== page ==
Kuan Yin and Green Tara, Himalayan sisters of compassion

Kuan Yin statue

Kuan Yin statue

For the last week I have been chanting a new mantra (new to me anyway!):

Namo Kuan Shi Yin Pu Sah

This is the mantra to/for/of Kuan Yin (or Guan Yin), the Chinese goddess of compassion, an emanation of Avalokiteshwara (Sanskrit), or Chenrezig (Tibetan) – the Bodhisattva of compassion.  The mantra of Avalokiteshwara is Om Mani Padme Hum.  A Bodhisattva is someone who has attained enlightenment but chooses to stick around to help other people achieve the same thing, rather than going off into the Buddha realm and never returning through rebirth into sentient form.

When I was in Paris last year I visited the museum of Asiatic arts and saw a lifesize statue of Kuan Yin, with the ‘thousand’ arms of Avalokiteshwara and sitting in the posture of Green Tara, displaying the same mudras, or hand positions – in truth everything links back to one root in the end, whether through representation, legend/myth or interpretation.  

All this talk of compassion – what is it?  Is it looking at someone who’s having a hard time and thinking ‘Ah, poor sod’?  Is it looking at someone and thinking ‘I would handle that better’?  Is it looking at someone and thinking ‘Man, I’m glad I’m not going through that’?  None of these things is compassion.  Those things are pity and judgement, though the last one might have the seeds of compassion in it.

Compassion is knowing that another’s suffering is your suffering, and that your suffering is another’s suffering.  Compassion is knowing that there is no separation between you and the so-called ‘other’.  In a true state of pure compassion, you are me and I am you.  Your pain is my pain and my pain is your pain.  Compassion is the inevitable emotional component of the absence of the subject/object divide, a state that can be experienced through meditation.  Compassion – in its Latin root (which links back, somewhere in history to Sanksrit), means ‘to suffer with’.  Not beside, not on behalf of, not in the viewing of and not in comparison with, just WITH.  There is no judgement or objectification in compassion.  Avalokisteshwara is the recognizable manifestation of this radical identification.

On a lighter but related note, in an episode of Malcolm in the Middle the mother was trying to explain compassion to one of her sons:  “It’s when you see someone else having a bad time and you imagine that it’s you so you can share that experience with them.”  The boy looked blank and then said, “Why would I want to do that?” and walked away.  It was funny, but…..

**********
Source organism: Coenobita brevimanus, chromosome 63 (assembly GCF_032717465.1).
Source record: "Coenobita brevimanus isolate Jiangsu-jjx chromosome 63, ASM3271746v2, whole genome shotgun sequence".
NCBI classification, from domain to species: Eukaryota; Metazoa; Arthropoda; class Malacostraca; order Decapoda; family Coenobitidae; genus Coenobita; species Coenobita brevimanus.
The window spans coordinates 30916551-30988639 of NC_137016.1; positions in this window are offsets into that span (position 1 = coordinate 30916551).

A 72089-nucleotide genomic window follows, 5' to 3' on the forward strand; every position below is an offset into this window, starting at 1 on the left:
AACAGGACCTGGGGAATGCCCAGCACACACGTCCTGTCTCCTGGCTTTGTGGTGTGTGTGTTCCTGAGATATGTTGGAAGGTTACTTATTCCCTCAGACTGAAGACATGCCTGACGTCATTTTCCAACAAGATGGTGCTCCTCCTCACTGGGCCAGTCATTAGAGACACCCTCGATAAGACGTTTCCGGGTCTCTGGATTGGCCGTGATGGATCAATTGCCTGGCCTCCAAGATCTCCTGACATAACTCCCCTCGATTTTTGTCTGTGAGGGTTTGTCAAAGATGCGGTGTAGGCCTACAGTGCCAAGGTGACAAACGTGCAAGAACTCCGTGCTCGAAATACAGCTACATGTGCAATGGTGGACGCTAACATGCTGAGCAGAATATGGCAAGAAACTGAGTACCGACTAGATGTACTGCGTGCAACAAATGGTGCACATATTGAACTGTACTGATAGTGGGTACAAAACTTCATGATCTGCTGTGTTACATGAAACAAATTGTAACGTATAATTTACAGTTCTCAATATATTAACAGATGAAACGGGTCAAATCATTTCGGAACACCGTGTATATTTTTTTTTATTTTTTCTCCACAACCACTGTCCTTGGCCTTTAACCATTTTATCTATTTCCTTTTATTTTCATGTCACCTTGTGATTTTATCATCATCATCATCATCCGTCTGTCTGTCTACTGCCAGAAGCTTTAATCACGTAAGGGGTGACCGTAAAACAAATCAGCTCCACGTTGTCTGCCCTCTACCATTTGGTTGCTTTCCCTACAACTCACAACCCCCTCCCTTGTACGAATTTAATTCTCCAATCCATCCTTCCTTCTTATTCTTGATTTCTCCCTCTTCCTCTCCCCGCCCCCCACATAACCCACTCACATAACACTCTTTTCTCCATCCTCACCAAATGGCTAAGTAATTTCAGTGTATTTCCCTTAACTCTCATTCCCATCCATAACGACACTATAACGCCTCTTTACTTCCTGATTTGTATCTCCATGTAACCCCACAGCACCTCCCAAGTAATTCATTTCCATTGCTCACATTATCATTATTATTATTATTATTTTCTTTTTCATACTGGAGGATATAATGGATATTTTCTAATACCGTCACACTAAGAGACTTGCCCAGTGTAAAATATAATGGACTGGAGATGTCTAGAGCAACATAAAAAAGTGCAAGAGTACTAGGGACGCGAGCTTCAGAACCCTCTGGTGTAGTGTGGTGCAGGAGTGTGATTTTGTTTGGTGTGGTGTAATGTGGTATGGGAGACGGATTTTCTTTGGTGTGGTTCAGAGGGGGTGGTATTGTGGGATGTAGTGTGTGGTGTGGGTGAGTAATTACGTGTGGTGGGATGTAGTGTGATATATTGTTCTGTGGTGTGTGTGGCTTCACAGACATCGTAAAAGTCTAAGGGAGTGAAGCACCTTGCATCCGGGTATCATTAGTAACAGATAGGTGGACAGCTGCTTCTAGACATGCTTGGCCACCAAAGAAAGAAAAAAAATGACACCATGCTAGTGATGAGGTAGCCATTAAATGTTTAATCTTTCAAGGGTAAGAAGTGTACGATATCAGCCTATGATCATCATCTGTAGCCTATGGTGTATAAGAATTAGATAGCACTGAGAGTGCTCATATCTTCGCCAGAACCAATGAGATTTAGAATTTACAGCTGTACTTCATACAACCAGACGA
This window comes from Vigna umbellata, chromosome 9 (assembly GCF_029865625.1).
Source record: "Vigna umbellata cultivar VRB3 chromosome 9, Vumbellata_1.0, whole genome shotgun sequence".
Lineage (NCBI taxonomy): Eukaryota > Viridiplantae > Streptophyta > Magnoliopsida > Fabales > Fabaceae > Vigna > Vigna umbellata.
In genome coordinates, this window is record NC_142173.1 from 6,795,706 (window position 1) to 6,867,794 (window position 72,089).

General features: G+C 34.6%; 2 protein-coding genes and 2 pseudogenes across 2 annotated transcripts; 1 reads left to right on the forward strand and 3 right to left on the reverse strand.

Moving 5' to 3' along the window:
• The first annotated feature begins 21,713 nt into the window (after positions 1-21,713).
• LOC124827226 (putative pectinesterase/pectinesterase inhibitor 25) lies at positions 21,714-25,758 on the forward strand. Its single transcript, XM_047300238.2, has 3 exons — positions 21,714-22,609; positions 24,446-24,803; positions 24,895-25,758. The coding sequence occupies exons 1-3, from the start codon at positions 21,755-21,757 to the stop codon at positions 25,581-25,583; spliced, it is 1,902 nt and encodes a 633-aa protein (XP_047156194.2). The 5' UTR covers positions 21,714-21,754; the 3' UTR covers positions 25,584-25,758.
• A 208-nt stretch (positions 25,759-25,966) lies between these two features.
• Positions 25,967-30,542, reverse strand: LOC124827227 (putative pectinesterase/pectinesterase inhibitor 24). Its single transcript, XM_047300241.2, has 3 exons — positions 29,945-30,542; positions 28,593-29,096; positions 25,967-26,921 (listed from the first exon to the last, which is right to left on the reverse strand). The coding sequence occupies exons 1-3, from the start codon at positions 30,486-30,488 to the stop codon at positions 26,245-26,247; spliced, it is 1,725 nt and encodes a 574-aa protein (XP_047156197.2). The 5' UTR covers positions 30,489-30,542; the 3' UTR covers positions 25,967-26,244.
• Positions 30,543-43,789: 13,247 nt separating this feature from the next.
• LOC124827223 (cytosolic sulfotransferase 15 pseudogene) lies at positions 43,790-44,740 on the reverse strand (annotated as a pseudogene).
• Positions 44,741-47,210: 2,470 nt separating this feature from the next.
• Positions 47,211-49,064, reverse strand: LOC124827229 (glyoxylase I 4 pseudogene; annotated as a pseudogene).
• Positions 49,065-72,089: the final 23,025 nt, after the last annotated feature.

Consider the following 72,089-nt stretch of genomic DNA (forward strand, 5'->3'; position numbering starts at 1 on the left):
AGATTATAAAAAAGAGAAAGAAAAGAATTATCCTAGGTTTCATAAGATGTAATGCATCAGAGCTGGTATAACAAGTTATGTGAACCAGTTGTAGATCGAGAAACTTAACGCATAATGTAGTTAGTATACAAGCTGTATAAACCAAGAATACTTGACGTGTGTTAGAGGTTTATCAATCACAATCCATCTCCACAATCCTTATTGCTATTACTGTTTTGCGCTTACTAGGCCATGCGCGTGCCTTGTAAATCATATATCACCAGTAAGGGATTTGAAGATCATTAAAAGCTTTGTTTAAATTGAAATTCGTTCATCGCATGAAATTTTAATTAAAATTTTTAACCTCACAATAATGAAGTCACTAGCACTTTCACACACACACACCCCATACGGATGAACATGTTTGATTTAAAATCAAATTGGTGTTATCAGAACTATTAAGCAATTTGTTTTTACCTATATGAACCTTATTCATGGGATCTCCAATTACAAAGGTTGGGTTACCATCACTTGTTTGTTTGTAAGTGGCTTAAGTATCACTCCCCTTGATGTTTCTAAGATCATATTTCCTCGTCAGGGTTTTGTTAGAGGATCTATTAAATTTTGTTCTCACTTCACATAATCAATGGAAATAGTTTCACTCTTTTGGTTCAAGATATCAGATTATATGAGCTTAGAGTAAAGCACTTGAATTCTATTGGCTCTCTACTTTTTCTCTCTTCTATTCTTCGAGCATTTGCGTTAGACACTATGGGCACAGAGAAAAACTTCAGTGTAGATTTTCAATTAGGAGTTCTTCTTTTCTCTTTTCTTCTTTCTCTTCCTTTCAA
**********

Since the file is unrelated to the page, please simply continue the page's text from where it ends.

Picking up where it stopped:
It strikes me that all the world’s problems are rooted in our inability to acknowledge that we are just the same as everybody else.  It is so easy to look and to judge, to look and to pity.  The difference with compassion is that there is no object of it, not even yourself.  As the Rinpoche said, when it comes to compassion, ‘…technically, you are not included.’  I guess this is because to conceive of ‘you’ it is necessary to conceive of ‘me’ and the duality, the separation, persists.  Compassion, on the other hand, is the absence of separation.

With so many things in flux in our part of the world right now – and these days ‘our part of the world’ means ‘the world’ – the stakes are high.  With the generalized sense of uncertainty, instability and insecurity it is so tempting to jump to an extreme position, where there’s a quick easy answer and someone to blame.  People are searching for the roots of the problem.  In my opinion it’s all about economics – inequality, mass poverty and concentration of financial power in a very few hands.  For those who wish to hold on to that power it is extremely useful for everyday people like you and me to be arguing amongst ourselves about who’s got the bigger flat screen TV and whether or not they ‘deserve’ it.

It is said that we are living in the Kali Yuga (connected to a demon called Kali, not the goddess), where things disintegrate and pretty much go to shit.  Hold on tight, it only lasts another few hundred thousand years.  It is worth noting that notions of time and quantity are a bendy old business when it comes to the ancient Vedic texts, so things might get better before too long.  Here’s hoping!

Om Tare Tuttare Ture Soha

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